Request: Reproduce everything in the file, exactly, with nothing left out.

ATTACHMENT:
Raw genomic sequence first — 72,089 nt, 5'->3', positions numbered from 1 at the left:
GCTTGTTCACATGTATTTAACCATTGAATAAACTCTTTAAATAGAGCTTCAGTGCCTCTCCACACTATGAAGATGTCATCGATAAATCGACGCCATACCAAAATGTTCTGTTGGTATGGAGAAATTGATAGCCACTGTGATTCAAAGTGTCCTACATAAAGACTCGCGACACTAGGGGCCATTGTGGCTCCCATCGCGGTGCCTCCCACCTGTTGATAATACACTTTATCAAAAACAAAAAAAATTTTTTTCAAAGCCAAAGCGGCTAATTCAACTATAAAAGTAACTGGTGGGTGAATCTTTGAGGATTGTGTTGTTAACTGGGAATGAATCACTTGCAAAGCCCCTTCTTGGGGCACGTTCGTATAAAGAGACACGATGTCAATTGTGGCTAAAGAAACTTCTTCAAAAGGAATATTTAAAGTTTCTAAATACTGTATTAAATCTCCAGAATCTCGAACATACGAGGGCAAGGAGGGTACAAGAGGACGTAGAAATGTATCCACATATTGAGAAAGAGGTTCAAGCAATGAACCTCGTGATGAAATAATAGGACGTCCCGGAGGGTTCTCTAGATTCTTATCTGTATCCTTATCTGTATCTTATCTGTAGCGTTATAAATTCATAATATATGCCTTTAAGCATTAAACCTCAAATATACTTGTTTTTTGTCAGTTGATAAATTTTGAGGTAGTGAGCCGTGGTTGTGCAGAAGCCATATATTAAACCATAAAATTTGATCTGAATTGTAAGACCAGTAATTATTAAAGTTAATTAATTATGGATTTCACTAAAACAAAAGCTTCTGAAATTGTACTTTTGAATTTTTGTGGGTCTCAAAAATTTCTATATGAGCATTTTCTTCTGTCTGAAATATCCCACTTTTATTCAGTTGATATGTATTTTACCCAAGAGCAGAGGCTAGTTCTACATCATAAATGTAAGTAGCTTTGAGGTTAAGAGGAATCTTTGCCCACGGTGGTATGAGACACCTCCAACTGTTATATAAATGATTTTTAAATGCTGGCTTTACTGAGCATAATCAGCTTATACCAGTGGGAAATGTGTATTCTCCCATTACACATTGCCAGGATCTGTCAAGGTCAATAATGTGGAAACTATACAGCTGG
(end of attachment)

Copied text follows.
Raw genomic sequence first — 72,089 nt, 5'->3', positions numbered from 1 at the left:
GCTTGTTCACATGTATTTAACCATTGAATAAACTCTTTAAATAGAGCTTCAGTGCCTCTCCACACTATGAAGATGTCATCGATAAATCGACGCCATACCAAAATGTTCTGTTGGTATGGAGAAATTGATAGCCACTGTGATTCAAAGTGTCCTACATAAAGACTCGCGACACTAGGGGCCATTGTGGCTCCCATCGCGGTGCCTCCCACCTGTTGATAATACACTTTATCAAAAACAAAAAAAATTTTTTTCAAAGCCAAAGCGGCTAATTCAACTATAAAAGTAACTGGTGGGTGAATCTTTGAGGATTGTGTTGTTAACTGGGAATGAATCACTTGCAAAGCCCCTTCTTGGGGCACGTTCGTATAAAGAGACACGATGTCAATTGTGGCTAAAGAAACTTCTTCAAAAGGAATATTTAAAGTTTCTAAATACTGTATTAAATCTCCAGAATCTCGAACATACGAGGGCAAGGAGGGTACAAGAGGACGTAGAAATGTATCCACATATTGAGAAAGAGGTTCAAGCAATGAACCTCGTGATGAAATAATAGGACGTCCCGGAGGGTTCTCTAGATTCTTATCTGTATCCTTATCTGTATCTTATCTGTAGCGTTATAAATTCATAATATATGCCTTTAAGCATTAAACCTCAAATATACTTGTTTTTTGTCAGTTGATAAATTTTGAGGTAGTGAGCCGTGGTTGTGCAGAAGCCATATATTAAACCATAAAATTTGATCTGAATTGTAAGACCAGTAATTATTAAAGTTAATTAATTATGGATTTCACTAAAACAAAAGCTTCTGAAATTGTACTTTTGAATTTTTGTGGGTCTCAAAAATTTCTATATGAGCATTTTCTTCTGTCTGAAATATCCCACTTTTATTCAGTTGATATGTATTTTACCCAAGAGCAGAGGCTAGTTCTACATCATAAATGTAAGTAGCTTTGAGGTTAAGAGGAATCTTTGCCCACGGTGGTATGAGACACCTCCAACTGTTATATAAATGATTTTTAAATGCTGGCTTTACTGAGCATAATCAGCTTATACCAGTGGGAAATGTGTATTCTCCCATTACACATTGCCAGGATCTGTCAAGGTCAATAATGTGGAAACTATACAGCTGG